September 4, 2018
You would not know it from reading the news, but the Iran nuclear deal is still alive. The Europeans, however, are faced with an impossible task: to preserve an international agreement that cannot survive without Washington’s backing in the face of an aggressive US posture toward Tehran.

In May, US President Donald J. Trump pulled out of the nuclear deal calling it “decaying and rotten.” The United States next re-imposed a first batch of economic sanctions on Iran in early August. Multinational companies have started leaving Iran even before the November 4 deadline by when Washington will enact a renewed oil and gas embargo on the country. All this even as the United Nations’ nuclear watchdog, the International Atomic Energy Agency (IAEA), last week confirmed that Tehran continues to broadly abide by its obligations under the 2015 deal. That confirmation coincided with a meeting of the European Union’s foreign ministers in Vienna to discuss Europe’s position toward Iran.

As for what Europe’s approach should be toward the United States, German Foreign Minister Heiko Maas recently described it as: cooperate wherever possible, fill the vacuum that a receding superpower creates, and stand your ground when there is profound disagreement. The Europeans are trying hard on all three fronts but without a real chance of succeeding.

Let’s start with the most obvious point—whether the European Union (EU) can stand firm on the Iran nuclear deal itself. Indeed, Brussels has not only vowed to defend its companies from US sanctions for doing legitimate business with Iran, it has also passed the respective legislative act in time for the re-imposition of US sanctions. European policymakers may be hoping they do not actually have to apply this “blocking regulation,” just as in the late 1990s when the EU and the United States both agreed to waive their mutual sanctions. Ultimately, recovering fines imposed by the US Treasury on European companies from the US government is highly unlikely; the fact that the European Commission published detailed guidelines as to how his could be done regardless, at least shows that the EU means business. This notwithstanding, no legal act can prevent companies with a stake in the US market to take the rational decision to prioritize that business and leave the Iranian market, as the likes of Airbus, Maersk, Peugeot, Siemens, and Total have already done.

Europe, in short, does not have the political power to defend the Iran deal with Washington gone rogue on its commitment. It cannot keep up economic ties against US pressure, much as policymakers in Iran demand precisely that. Still, trying its best to do so is worthwhile also in political terms and may in the long run help fill the vacuum created by the uncooperative partner. Opening up alternative payment channels that are not subject to US sanctions, thus making any dollar transaction impossible, is an important element of a broader strategy toward financial independence. It is not only relevant with regard to Iran but also toward Russia, where the EU may not want to follow any and all US policies but is currently compelled to do so. Similarly, providing €18 million for private sector development in Iran, for, in particular, small- and medium-sized businesses, is “pistachios” compared to the billions of dollars Tehran loses in other trade. Yet by doing so the EU shows a tangible commitment to maintaining commercial relations with Iran, a move that has—despite the negligible sum involved—immediately drawn the ire of policymakers in Washington.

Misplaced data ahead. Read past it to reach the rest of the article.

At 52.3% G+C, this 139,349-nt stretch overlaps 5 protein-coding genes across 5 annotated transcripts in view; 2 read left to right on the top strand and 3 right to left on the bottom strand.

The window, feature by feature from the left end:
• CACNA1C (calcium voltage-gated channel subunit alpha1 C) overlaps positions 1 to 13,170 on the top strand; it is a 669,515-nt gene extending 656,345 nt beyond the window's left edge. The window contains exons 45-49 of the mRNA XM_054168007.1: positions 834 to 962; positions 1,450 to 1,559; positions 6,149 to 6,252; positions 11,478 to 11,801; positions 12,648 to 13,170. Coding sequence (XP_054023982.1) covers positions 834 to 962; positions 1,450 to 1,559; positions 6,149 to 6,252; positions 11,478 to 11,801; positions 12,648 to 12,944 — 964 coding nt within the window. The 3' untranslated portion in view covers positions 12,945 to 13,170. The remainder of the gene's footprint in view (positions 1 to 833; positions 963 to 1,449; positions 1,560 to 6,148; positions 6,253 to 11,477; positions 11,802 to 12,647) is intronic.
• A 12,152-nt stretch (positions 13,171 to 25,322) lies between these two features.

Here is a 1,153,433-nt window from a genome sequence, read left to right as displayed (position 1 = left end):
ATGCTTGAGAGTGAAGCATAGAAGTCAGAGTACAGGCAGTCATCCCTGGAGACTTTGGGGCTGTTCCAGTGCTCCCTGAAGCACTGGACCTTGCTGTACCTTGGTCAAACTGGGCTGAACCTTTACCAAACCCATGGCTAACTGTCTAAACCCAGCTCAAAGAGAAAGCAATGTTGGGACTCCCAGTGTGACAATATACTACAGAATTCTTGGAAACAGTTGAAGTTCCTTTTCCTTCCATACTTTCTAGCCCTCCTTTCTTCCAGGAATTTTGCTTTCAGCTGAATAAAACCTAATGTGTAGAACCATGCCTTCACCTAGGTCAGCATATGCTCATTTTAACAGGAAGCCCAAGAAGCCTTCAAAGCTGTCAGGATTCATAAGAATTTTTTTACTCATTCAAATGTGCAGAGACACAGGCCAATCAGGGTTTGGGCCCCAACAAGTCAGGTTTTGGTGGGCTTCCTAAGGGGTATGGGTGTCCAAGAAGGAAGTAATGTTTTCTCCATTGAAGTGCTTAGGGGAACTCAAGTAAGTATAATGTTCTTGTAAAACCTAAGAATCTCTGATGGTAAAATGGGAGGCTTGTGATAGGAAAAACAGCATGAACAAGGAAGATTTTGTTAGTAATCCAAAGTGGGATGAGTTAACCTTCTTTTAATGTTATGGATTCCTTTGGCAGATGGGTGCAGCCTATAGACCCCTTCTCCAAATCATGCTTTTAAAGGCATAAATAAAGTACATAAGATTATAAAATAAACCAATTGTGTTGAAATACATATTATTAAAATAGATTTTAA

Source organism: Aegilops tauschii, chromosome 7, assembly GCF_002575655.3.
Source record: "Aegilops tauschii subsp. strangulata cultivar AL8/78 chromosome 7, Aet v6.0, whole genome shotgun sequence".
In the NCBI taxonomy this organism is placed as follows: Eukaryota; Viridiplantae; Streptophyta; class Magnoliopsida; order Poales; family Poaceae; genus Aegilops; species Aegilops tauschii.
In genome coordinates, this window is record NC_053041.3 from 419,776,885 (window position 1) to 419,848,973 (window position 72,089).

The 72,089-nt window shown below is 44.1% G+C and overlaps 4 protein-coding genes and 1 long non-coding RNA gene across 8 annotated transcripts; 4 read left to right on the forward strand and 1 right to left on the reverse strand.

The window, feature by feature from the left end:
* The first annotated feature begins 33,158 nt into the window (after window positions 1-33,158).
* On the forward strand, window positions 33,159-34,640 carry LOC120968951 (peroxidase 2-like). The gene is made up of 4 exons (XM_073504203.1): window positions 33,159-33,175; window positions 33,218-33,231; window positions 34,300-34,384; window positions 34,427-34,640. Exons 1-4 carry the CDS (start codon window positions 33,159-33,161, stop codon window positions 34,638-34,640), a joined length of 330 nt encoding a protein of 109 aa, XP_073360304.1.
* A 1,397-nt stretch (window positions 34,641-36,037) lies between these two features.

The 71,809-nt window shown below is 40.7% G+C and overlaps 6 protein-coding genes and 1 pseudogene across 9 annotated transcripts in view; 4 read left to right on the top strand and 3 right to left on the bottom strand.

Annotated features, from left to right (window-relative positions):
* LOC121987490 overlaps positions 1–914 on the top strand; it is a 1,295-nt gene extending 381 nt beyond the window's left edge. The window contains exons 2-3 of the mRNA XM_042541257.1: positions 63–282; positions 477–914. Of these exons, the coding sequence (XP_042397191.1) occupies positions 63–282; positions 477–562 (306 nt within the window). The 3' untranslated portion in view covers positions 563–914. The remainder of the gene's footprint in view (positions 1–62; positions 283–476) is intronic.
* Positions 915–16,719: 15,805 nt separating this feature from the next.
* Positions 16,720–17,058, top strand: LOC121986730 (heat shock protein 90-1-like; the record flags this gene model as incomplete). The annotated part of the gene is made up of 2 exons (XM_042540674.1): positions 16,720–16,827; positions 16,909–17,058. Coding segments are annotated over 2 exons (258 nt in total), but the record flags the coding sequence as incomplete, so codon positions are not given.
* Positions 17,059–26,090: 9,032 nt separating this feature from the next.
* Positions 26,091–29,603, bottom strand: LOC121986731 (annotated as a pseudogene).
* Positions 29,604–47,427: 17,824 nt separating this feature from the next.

Which leaves the first point about continued transatlantic cooperation, desirable whenever feasible. On Iran, however, there is currently no way for the two sides of the Atlantic to come together: the three European signatories of the deal (France, the United Kingdom, and Germany) had tried to find common ground with the United States earlier this year on areas of mutual concern, such as Iran’s missile program, its involvement in the region’s conflicts, and a continuation of its nuclear commitments after 2025—only to be snubbed by Washington’s unilateral withdrawal from the deal. The current US “strategy,” a fourteen-point list of demands for Tehran’s submission, seems to have only one intention: to destabilize and ultimately bring down the Islamic Republic. Much as the Europeans would similarly wish for a free and democratic Iran, they are unwilling to collaborate on this approach—and rightly so.

Yet beyond deploring Washington’s (deplorable) go-it-alone attitude, the EU should come up with proposals of its own. Whether it is the wars in Syria and Yemen, the situation in Iraq or Lebanon, or indeed the conundrum that Europeans still like to refer to as the “Middle East peace process”– only if the EU contributes both ideas and means does it stand the chance to be taken seriously by its US partner as well as by regional actors (and, obviously, by Russia too).

The nuclear deal, despite its multilateral setting and international legitimacy, has ultimately been about Iran and the United States coming together on at least one crucial issue. After Washington’s withdrawal, its fate will not be decided in European capitals, in Beijing or Moscow, but in Tehran: it will be “alive” for as long as Iran complies with its terms. The EU is a supporting actor, if also a crucial one: it cannot neutralize one party’s willingness to scuttle the deal, neither by blocking US actions nor by compensating Iran for dwindling business. Yet it can—and must—uphold its part regardless, all while actively extending its role beyond the nuclear file.

Cornelius Adebahr is a nonresident fellow at Carnegie Europe. He is the author of “Europe and Iran: The Nuclear File and Beyond” (Routledge 2017).

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